The opening of Murakami’s short story “With the Beatles,” spoke to me:
What I find strange about growing old isn’t that I’ve got older. Not that the youthful me from the past has, without my realizing it, aged. What catches me off guard is, rather, how people from the same generation as me have become elderly…It’s a little disconcerting – sad, even. Though I never feel sad at the fact that I have similarly aged…
My ninety year old mother liked to say: When I look into my own eyes, I still see my eighteen year old self…” full of dreams and expectations, still hoping for a better world, and for time to do one more thing.
In this time of separate and distant, as we try to cope with not meeting our favorite person for coffee and cake, or connecting with a like-minded group to discuss a book over food relevant to the plot, I scurried to find store bought cookies to ease me into comfort.
Ah, but to venture into a store was to risk contagion, despite the plastic screens in front of the cashiers at Whole Foods and the yellow tapes marking six foot distance. Not many millennials venture in, but when they do, their sense of immortality tends to drive them to ignore science-based suggestions. I could order cookies from Amazon, but then I would need to wipe down the cartons inside and out, and those handiwipes are precious, better saved for my hands when needed.
A friend, noting my dilemma, suggested I make my own cookies. I always have a stash of semi-sweet chocolate and sugar. Recently, I had bought a ten pound bag of organic flour on sale – before I knew I would be housebound. Why not make the most comfort laden food I knew. And, I could control everything in the process, in a time when control of anything seems almost impossible, from the dough to the oven to the delivery – without packaging.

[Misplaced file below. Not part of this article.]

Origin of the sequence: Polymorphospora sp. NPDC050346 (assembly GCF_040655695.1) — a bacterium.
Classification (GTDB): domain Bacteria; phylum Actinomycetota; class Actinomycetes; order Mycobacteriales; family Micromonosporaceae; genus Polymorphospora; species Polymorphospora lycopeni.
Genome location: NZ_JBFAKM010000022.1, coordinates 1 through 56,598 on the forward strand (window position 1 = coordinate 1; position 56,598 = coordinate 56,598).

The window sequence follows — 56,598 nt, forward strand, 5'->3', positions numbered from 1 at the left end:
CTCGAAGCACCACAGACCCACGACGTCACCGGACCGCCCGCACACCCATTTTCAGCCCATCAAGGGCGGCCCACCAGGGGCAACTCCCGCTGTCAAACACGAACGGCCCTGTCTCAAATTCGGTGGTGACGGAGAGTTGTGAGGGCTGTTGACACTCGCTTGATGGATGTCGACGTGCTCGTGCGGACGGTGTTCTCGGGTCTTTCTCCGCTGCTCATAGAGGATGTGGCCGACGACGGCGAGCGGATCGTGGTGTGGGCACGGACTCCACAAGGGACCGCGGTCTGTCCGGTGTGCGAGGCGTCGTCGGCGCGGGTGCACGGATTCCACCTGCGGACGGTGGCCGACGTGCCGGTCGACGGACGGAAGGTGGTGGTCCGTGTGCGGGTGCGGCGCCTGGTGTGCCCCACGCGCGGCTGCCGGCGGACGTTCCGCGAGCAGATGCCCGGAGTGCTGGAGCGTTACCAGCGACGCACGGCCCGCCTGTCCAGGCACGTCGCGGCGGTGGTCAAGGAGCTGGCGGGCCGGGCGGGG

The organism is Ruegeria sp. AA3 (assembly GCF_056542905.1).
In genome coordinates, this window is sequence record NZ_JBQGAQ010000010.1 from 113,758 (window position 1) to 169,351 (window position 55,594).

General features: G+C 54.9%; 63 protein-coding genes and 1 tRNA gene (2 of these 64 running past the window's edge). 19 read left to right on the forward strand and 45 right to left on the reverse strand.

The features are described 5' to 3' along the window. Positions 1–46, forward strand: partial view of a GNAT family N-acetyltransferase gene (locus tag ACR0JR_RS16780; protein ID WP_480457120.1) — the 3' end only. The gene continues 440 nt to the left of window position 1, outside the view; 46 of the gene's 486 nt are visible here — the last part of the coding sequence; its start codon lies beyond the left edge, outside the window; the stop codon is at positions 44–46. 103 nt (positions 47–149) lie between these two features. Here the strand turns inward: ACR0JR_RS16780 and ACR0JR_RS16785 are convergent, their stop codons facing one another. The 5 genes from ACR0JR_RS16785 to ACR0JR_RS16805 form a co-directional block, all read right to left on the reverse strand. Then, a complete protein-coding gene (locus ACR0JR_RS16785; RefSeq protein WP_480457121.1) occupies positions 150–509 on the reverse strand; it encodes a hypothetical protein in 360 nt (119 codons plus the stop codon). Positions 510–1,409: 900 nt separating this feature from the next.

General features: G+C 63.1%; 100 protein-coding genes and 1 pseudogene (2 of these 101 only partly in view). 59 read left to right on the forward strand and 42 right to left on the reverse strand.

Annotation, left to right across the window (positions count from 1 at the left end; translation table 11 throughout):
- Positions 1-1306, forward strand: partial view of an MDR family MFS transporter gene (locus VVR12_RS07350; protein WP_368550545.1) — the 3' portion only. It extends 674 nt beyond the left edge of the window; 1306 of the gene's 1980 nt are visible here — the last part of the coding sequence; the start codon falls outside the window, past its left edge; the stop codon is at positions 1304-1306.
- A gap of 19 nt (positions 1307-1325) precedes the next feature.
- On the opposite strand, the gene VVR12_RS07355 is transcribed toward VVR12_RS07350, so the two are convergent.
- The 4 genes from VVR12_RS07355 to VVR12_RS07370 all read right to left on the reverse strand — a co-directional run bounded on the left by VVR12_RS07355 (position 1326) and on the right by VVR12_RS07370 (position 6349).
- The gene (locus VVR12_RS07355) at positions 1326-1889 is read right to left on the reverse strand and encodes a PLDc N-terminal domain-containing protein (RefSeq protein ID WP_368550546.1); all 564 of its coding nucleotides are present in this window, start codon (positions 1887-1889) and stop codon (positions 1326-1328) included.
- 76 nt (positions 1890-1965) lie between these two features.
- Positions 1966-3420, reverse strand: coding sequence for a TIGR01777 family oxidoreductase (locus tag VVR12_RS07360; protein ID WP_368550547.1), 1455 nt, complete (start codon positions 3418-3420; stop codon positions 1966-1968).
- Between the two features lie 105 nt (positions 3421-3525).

I’m not sure when it disappeared from the wrapper, bu I still add it. Does it make a difference? I’ve never tried making the cookies without it, so cannot judge, but if you have, let me know.
Ruth Wakefield, the inventor of the chocolate chip cookie, sold Nestlé the rights to reproduce her recipe in 1939 on its packages, with the teaspoon of water included.
Perfect Scrambled Eggs
My mother always had a few dozen eggs in the refrigerator, and I started to have more on hand when I discovered Cosco’s packaging of two dozen.
I remember reading one of the many books about Julia Child’s meticulous research in creating Mastering the Art of French Cooking. With its own section for eggs, from omelets to eggs Benedict, my favorite is her version of scrambled eggs.
Do you remember the running line in The Runaway Bride, when Julia Roberts tries to discover her favorite version of eggs? Mine is scrambled eggs, Julia Child style.
The secret to their fluffiness is to add a tablespoon of water for each egg. Bringing the eggs to room temperature is always a good idea too. I usually just bath my eggs in hot water from the tap for a few minutes to take off the refrigerator chill, and always add a tablespoon a water for each egg. They taste just the way I like them.
Julie Andrews sang about a spoonful of sugar helping the medicine go down; a spoonful of water can help too.
Ever since I read Zachary’s favorite drink in The Starless Sea is the sidecar, I’ve wanted to try one. Not complicated to make, the drink has only three ingredients. Zach liked it without the sugar rimming the glass, so I decided I could do without too.
I finally made one and loved it. The sidecar may be my new go to drink. Have you had one?